Anonymous said...

As to mixtures of naturally occurring products-- the USPTO and the courts seem to have overlooked that the statue defines and invention as "an invention or a discovery", giving equal weight to the two classes of innovation. Will be interesting to see if this is discussed by the CAFC/SCOTUS anytime in the near future.

Anonymous said...

I am puzzled as to why claiming the only commercially-viable way of solving a problem should be a bar to patentability. I can imagine why, as the EPO does, barring claims to all solutions to a particular problem would be deprecated. But if one player has the monopoly on the only commercially-viable way of solving a given problem, does not that encourage other players to research to make the other non-commercially-viable ways to solve the problem more commercially-viable, whether by technical, commercial or marketing steps? Many things which were once commercially unviable, such as powered flight, portable computing, video calling and the television, became so after further development effort. The first comercially-viable solution may not always be the best in terms of further development potential. Or do I miss something here?

Another question, in a similar vein - if there are only two commercially-viable ways of solving a problem, and a company prepares and files applications to them both, then is there a problem? What if the two alternatives are presented in the same application, or as alternatives in the same claim?

Bringing considations of commercial viability into questions of patent eligibility appears to create more problems than it solves.

Paul Cole said...

The Guidance is arguably a work in progress, and decisions like Ariosa are to say the least not helpful.

Readers of patents4life will have learned by now that Sequenom has just filed a petition for en banc review.

The two judges who authored the opinion of the court were both from an international trade law background and therefore did not have the insight into biotech cases that comes with experience in that field or in patent law generally. The claim was in my opinion over-broad and failed to set out explicitly key detail that turned the subject matter from an unpatentable natural principle to a patent-eligible application thereof.

It is almost beyond comprehension how the court could have concluded that short DNA sequences amplified by PCR were natural phenomena: on the face of the opinion that finding is wrong by a mere 1000 to 1000000. Experienced practitioners could go on at great length about the misunderstanding of and misapplication of the Myriad opinion in a succession of recent Federal Circuit decisions.

We can only hope that the case is re-heard en banc and that wiser counsels will prevail.

Anonymous said...

Paul Cole,

It will take more than just a wiser counsel as you note with the en banc comment.

That en banc involves the body of Judges that have been brow beaten by the Supreme Court and will take the anti-patent lead so offered.

It will take something more, something that does not exist today - a new body of judges combined with a jurisdiction-stripped Supreme Court not being able to reshape the nose of wax that U.S. patent law has become.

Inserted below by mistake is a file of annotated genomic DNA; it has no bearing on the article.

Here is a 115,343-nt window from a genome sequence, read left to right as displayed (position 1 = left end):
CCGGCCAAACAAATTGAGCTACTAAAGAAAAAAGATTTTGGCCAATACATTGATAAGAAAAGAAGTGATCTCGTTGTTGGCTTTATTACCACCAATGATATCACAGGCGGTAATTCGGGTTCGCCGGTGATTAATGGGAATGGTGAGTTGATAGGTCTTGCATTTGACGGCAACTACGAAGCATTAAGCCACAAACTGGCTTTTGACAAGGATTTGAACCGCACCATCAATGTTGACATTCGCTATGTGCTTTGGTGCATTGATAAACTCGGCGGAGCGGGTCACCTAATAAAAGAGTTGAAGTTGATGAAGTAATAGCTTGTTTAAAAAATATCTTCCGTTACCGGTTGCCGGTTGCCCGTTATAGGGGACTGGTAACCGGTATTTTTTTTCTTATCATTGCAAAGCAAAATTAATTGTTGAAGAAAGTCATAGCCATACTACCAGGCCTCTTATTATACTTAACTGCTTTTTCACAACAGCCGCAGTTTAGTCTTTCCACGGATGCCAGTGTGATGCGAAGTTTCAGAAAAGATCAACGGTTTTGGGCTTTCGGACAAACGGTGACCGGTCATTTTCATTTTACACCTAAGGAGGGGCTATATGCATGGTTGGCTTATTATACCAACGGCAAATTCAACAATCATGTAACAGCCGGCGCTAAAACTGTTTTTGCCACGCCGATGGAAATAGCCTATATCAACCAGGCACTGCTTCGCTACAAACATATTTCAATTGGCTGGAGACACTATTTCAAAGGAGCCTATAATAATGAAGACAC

Suleman Ali said...

In response to Anonymous at 8:50 and Paul Cole, the Ariosa v Sequenom decision probably does apply the present Guidance correctly and tries to interpret 'preemption' in this context. We'll need cases with narrower claims before we're going to find out what makes a claim eligible. However fingers crossed for the en banc review.

Lashanda Wyld said...

Why are there no cat pictures on this blog post? I come here for cat pictures but there are not any. Please more cat pictures.

Merpel McKitten said...

Thanks Lashanda, and apologies for the omission. We must do better in future.

Anonymous said...

Anonymous at 08:50:00 BST, one must appreciate that the Supreme Court is trying to prevent the monopolising of the building blocks of innovation. Essentially that is because of the perception across many technology areas that claims were granted which were simply too broad and these were hindering the activities of third parties too much. That is in principle a noble aim, even if not all agree. We in Europe would not attempt something so ambitious, and for that we need to take our hats off to what is happening in the US.

Suleman Ali said...

Dear Lashanda, I apologise for the lack of cat pictures. I provided the pictures for this post and it was my intention for them to be amusing and yet helpful in understanding the issues being discussed. I have nothing against cats, but they are one mammal amongst many, and sadly under-represented in the classical paintings I like to use on my posts.

Even if the pictures did not have cats in them, I hope you found them to be amusing or thought provoking.

Anonymous said...

The anon-eh-mice appreciate a respite from cats...


Anonymous said...

Anonymous @ 18:29,

There are so many things wrong (legally) with the notion that what the U.S. Supreme Court is doing is "noble," I scarcely know where to begin.

We could start with the U.S. Constitution which does not allocate that authority to the Court.

That same Constitution creates Article III Courts of limited jurisdiction and prevents the Court from mere advisory opinions. Noting that the Court's own words of the mere potential harm are forward looking and conjectural (hint: "may"), one is required (if one is to think critically) to recognize that the Court is not applying or interpreting the law as written, but is legislating from the bench according to their own views of "what blocks."

ALL patents block - that is what they do. That is what they are meant to do. It is the SOURCE of creativity to block and then spur new paths around that block. It is the utmost audacity (and ultimate hubris of the Court) for them to create an artificial limit and project from the future that no further innovation could flow from any one particular patent - no matter how broad that patent may be.

This then is NOT "noble." This is abuse of power to suit one's philosophical views.

Suleman Ali said...

Sequenom's petition for en banc review is now available at